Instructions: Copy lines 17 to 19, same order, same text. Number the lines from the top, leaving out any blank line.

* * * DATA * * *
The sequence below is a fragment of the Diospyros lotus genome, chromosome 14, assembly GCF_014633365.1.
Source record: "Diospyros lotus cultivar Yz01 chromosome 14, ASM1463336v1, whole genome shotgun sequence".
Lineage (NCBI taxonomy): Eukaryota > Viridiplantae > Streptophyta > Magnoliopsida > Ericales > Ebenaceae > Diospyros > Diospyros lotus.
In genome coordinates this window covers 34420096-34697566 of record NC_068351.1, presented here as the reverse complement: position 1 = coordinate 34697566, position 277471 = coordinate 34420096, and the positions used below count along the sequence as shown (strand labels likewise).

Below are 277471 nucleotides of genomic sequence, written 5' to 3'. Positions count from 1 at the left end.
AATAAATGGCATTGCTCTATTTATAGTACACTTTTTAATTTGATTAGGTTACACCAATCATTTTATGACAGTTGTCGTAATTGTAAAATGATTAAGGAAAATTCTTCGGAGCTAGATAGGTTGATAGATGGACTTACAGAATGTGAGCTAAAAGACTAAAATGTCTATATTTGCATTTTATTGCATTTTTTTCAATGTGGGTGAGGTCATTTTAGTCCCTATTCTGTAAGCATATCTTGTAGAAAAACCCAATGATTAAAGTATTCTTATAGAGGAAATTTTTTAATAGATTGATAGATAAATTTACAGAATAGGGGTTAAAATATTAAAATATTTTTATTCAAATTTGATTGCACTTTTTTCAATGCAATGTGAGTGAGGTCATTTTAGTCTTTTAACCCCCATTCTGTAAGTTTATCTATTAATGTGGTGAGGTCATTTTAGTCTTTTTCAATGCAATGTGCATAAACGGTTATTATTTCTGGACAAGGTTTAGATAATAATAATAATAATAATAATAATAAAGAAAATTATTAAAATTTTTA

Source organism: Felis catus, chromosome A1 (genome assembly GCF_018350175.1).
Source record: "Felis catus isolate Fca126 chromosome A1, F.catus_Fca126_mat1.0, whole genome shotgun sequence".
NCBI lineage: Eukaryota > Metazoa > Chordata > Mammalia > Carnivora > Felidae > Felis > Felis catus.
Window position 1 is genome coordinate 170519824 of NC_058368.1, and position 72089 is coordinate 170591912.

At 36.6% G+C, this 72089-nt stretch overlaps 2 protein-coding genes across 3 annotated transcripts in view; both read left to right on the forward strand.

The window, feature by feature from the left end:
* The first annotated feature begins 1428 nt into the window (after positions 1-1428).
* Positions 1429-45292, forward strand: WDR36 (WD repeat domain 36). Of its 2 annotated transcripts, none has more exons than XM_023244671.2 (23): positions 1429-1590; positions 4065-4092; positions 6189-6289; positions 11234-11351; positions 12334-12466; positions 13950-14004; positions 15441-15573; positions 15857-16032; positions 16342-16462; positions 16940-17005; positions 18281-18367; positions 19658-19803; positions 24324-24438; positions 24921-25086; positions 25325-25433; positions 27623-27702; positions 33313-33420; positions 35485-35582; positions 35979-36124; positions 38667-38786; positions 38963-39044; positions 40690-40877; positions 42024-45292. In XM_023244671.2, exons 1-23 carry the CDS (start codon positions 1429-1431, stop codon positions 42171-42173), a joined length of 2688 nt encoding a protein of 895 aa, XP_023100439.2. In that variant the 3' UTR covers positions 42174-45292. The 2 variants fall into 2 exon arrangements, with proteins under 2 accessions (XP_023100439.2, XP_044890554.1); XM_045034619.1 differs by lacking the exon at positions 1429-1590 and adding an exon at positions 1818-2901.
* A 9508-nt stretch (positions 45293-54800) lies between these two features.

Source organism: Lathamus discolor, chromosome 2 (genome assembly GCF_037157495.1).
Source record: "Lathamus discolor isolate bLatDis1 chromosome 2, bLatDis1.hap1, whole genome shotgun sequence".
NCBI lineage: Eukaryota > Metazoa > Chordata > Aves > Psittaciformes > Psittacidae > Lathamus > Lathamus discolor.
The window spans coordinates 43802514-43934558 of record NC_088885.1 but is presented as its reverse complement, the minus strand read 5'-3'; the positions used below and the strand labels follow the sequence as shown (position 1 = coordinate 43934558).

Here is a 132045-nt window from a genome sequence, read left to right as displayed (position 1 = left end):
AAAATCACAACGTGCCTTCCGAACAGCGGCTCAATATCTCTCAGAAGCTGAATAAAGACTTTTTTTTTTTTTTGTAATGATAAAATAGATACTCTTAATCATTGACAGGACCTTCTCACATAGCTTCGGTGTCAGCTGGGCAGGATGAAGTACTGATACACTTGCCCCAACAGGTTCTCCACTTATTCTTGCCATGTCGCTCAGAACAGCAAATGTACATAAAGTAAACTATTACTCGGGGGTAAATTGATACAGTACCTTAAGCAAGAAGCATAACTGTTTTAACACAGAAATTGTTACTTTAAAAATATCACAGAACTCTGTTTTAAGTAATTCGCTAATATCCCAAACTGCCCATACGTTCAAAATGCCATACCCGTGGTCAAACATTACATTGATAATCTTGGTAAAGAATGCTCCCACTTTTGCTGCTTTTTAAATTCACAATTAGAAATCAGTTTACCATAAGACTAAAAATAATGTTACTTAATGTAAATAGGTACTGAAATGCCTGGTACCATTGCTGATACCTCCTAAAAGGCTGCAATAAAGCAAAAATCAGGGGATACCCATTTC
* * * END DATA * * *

Source record: "Lathamus discolor isolate bLatDis1 chromosome 2, bLatDis1.hap1, whole genome shotgun sequence".
NCBI lineage: Eukaryota > Metazoa > Chordata > Aves > Psittaciformes > Psittacidae > Lathamus > Lathamus discolor.
The window spans coordinates 43802514-43934558 of record NC_088885.1 but is presented as its reverse complement, the minus strand read 5'-3'; the positions used below and the strand labels follow the sequence as shown (position 1 = coordinate 43934558).